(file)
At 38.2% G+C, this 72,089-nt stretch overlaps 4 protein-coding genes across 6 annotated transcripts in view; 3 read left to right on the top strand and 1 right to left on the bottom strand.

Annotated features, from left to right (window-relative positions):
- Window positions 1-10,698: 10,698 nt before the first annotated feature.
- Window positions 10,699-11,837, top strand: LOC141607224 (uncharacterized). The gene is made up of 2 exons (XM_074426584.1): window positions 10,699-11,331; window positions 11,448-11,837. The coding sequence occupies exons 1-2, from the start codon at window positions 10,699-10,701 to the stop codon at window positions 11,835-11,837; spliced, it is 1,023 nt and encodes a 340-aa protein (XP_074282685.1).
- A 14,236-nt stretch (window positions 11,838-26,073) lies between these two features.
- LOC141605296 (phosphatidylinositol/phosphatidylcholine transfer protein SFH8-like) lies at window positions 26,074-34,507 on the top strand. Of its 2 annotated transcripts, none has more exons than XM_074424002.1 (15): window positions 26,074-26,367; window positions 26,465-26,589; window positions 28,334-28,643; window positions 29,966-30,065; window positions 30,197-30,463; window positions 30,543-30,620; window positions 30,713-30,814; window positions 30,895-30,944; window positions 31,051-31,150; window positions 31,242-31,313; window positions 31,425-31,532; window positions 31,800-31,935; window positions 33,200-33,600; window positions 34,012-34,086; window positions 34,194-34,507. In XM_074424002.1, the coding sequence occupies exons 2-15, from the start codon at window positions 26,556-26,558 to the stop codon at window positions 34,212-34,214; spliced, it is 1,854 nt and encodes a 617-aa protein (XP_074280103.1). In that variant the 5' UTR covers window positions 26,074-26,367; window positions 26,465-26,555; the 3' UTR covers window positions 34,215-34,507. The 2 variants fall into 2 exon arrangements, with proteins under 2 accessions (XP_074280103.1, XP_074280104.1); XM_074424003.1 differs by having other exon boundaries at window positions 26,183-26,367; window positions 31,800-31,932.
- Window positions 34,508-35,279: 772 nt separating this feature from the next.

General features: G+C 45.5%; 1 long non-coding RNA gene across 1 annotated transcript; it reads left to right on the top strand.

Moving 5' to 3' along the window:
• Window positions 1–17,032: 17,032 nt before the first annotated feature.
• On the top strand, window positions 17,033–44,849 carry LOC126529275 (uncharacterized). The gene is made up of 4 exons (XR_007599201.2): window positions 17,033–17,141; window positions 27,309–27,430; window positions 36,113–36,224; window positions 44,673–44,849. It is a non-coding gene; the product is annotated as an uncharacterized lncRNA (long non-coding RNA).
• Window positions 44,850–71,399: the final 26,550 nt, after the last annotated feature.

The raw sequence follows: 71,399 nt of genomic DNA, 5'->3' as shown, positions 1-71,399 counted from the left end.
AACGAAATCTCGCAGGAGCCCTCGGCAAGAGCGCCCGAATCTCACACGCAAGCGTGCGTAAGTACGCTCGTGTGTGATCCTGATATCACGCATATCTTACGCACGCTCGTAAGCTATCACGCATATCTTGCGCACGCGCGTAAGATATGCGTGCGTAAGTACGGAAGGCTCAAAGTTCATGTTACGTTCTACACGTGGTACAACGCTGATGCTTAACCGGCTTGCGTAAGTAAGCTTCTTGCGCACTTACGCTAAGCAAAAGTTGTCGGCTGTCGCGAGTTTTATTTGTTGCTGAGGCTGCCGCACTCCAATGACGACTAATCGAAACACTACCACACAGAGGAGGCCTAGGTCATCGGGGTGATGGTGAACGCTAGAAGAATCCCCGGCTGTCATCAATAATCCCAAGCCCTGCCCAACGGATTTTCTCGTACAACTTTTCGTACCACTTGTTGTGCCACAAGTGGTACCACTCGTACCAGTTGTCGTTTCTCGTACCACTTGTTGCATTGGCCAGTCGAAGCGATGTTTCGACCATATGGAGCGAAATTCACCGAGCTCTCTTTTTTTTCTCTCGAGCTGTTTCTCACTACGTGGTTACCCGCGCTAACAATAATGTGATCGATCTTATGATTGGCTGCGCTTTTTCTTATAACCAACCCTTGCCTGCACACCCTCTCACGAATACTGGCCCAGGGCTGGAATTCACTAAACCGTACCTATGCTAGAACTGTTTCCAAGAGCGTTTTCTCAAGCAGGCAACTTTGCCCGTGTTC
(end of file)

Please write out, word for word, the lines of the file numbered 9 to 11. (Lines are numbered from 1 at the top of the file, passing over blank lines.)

Moving 5' to 3' along the window:
• Window positions 1–17,032: 17,032 nt before the first annotated feature.
• On the top strand, window positions 17,033–44,849 carry LOC126529275 (uncharacterized). The gene is made up of 4 exons (XR_007599201.2): window positions 17,033–17,141; window positions 27,309–27,430; window positions 36,113–36,224; window positions 44,673–44,849. It is a non-coding gene; the product is annotated as an uncharacterized lncRNA (long non-coding RNA).